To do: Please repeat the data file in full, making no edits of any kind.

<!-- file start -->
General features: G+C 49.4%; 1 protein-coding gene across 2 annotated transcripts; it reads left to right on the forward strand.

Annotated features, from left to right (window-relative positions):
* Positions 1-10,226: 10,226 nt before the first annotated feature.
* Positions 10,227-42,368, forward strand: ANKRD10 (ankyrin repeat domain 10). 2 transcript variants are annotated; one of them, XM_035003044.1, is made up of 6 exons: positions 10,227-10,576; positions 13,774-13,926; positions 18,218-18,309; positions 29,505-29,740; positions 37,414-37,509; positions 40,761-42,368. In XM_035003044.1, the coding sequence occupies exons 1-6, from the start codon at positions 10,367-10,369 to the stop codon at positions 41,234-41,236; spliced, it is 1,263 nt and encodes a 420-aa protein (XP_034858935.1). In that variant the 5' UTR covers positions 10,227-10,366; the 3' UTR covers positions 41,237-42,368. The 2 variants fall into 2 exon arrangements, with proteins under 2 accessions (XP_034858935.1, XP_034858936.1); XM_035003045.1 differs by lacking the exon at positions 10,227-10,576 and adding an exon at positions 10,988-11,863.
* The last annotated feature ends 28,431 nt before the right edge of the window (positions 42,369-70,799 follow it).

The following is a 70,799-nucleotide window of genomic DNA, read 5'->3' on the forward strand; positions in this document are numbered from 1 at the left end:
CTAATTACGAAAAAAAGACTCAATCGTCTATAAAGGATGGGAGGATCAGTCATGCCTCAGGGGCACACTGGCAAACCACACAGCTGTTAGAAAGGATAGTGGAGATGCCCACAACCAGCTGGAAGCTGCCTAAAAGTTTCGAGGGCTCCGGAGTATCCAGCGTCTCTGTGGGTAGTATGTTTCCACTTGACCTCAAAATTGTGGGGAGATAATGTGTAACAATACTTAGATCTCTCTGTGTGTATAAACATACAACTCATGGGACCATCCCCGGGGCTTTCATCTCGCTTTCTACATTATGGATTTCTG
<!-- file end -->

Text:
General features: G+C 49.4%; 1 protein-coding gene across 2 annotated transcripts; it reads left to right on the forward strand.

Annotated features, from left to right (window-relative positions):
* Positions 1-10,226: 10,226 nt before the first annotated feature.
* Positions 10,227-42,368, forward strand: ANKRD10 (ankyrin repeat domain 10). 2 transcript variants are annotated; one of them, XM_035003044.1, is made up of 6 exons: positions 10,227-10,576; positions 13,774-13,926; positions 18,218-18,309; positions 29,505-29,740; positions 37,414-37,509; positions 40,761-42,368. In XM_035003044.1, the coding sequence occupies exons 1-6, from the start codon at positions 10,367-10,369 to the stop codon at positions 41,234-41,236; spliced, it is 1,263 nt and encodes a 420-aa protein (XP_034858935.1). In that variant the 5' UTR covers positions 10,227-10,366; the 3' UTR covers positions 41,237-42,368. The 2 variants fall into 2 exon arrangements, with proteins under 2 accessions (XP_034858935.1, XP_034858936.1); XM_035003045.1 differs by lacking the exon at positions 10,227-10,576 and adding an exon at positions 10,988-11,863.
* The last annotated feature ends 28,431 nt before the right edge of the window (positions 42,369-70,799 follow it).

The following is a 70,799-nucleotide window of genomic DNA, read 5'->3' on the forward strand; positions in this document are numbered from 1 at the left end:
CTAATTACGAAAAAAAGACTCAATCGTCTATAAAGGATGGGAGGATCAGTCATGCCTCAGGGGCACACTGGCAAACCACACAGCTGTTAGAAAGGATAGTGGAGATGCCCACAACCAGCTGGAAGCTGCCTAAAAGTTTCGAGGGCTCCGGAGTATCCAGCGTCTCTGTGGGTAGTATGTTTCCACTTGACCTCAAAATTGTGGGGAGATAATGTGTAACAATACTTAGATCTCTCTGTGTGTATAAACATACAACTCATGGGACCATCCCCGGGGCTTTCATCTCGCTTTCTACATTATGGATTTCTG